Yesterday, I bent my virtual ear toward a Twitter discussion about teachers. The topic: Provisions in teacher contracts do not always benefit both teachers and students at the same time. Some provisions can actually disrupt student learning.
Ignoring the fact that I had not been invited in to the conversation, I chimed in anyhow. I pointed out that class size and composition issues correlate very well in terms of benefits or detriments. It was quickly pointed out to me that there are other contract provisions that don’t correlate so well.
Fearing the depth of the virtual waters I was about to wade into, I ventured to ask for an example of what those provisions might be. The immediate reply was “maternity leave in October.”
This indeed may be a concern for students, especially younger students, for whom relationship with the teacher is very important. However, the answer rattled me a bit. Maternity leave? I suppose the same concern could be raised with sick leave. So teachers should not be allowed to get pregnant (or sick) if it disrupts the class? An oversimplification, perhaps, but we “went there”, didn’t we?
Aside from issues affecting teachers’ human rights, there are other teacher contract provisions that can disrupt learning environments. Sometimes teachers miss class due to other professional obligations, or scheduled professional development. Sometimes there can be restructuring of classes due to unforeseen enrolment issues. Sometimes teachers leave because they are promoted, or they have a new job opportunity.
These are certainly inconveniences, but the very mention of them gets my blood boiling. Inconveniences to clients due to issues that benefit workers or the longterm wellbeing of the system exist in every workplace. Lawyers, doctors, bankers, accountants and politicians: All of these schedule their time in ways that are not always convenient to their clients.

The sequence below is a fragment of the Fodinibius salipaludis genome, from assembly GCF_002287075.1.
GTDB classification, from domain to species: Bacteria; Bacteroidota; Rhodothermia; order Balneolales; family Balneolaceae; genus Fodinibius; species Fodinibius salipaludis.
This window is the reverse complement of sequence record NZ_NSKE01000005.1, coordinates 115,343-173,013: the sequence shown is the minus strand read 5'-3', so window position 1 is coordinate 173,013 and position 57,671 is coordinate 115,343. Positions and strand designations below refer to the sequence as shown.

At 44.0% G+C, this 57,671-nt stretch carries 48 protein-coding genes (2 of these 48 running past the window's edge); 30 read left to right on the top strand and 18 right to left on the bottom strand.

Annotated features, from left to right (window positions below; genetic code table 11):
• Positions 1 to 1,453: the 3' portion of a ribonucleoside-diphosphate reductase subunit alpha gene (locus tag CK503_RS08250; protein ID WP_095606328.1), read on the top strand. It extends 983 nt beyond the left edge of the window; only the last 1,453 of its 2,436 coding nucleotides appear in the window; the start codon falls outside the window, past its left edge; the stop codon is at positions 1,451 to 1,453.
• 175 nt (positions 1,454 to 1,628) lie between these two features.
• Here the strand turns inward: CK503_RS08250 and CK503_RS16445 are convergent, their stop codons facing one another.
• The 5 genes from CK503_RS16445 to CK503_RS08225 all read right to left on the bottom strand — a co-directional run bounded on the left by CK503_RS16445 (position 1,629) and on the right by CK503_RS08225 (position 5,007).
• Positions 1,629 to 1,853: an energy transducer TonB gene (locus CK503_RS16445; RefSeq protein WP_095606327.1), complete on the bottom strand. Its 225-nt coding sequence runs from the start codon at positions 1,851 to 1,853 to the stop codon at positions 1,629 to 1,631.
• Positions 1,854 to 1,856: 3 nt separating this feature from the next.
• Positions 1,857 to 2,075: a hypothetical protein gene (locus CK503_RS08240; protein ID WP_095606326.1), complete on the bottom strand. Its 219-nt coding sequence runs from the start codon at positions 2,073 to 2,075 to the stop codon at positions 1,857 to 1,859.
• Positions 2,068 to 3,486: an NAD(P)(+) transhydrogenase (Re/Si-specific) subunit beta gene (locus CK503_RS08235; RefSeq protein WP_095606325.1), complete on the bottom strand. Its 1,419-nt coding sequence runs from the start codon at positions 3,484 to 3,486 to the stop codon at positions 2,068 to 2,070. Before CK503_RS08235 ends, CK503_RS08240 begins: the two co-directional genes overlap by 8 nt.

These examples may be obvious, but for some reason, when it comes to teaching, it is not obvious why inconveniences to students should to be tolerated.
The very fact that maternity leave is even mentioned gives me great pause.
It was not long ago in Canada that teachers, particularly teachers of young children tended to be either nuns or other women who did not have anyone depending on them. There were actual policies in place that mandated that women quit teaching once they got married.
Professor Emeritus, Pat Schmuck (University of Oregon) tells a story of a teaching job interview early in her career in which she was asked point blank if she was using birth control. She laughingly tells her (adult) students that she responded forthrightly because at the time, she thought, “Of course they’d want to know if there was a possibility I’d be having babies and needing time away from the school.” She laughs at her naiveté and at how complacent everyone was in days gone by of an inherently sexist vision for the work world, particularly the world of teaching.
I submit that the larger societal view of teaching still hangs on to remnants of this sexist vision: a vision that teaching is a “vocation”, and not a job; a vision that the students come first in teachers’ personal lives; a vision that teacher volunteerism is “part of the job”.
This is not fair. Teachers, while they themselves may be mothers, are not everyone’s mothers. Teachers enter the profession because they are passionate about education, and therefore, they bring a professional commitment and ethic to their charges, but that doesn’t mean that they should be taken advantage of.
Convenience should not be the only directive guiding contractual obligations for teachers, or anyone else. We work FOR A LIVING, not just for the students.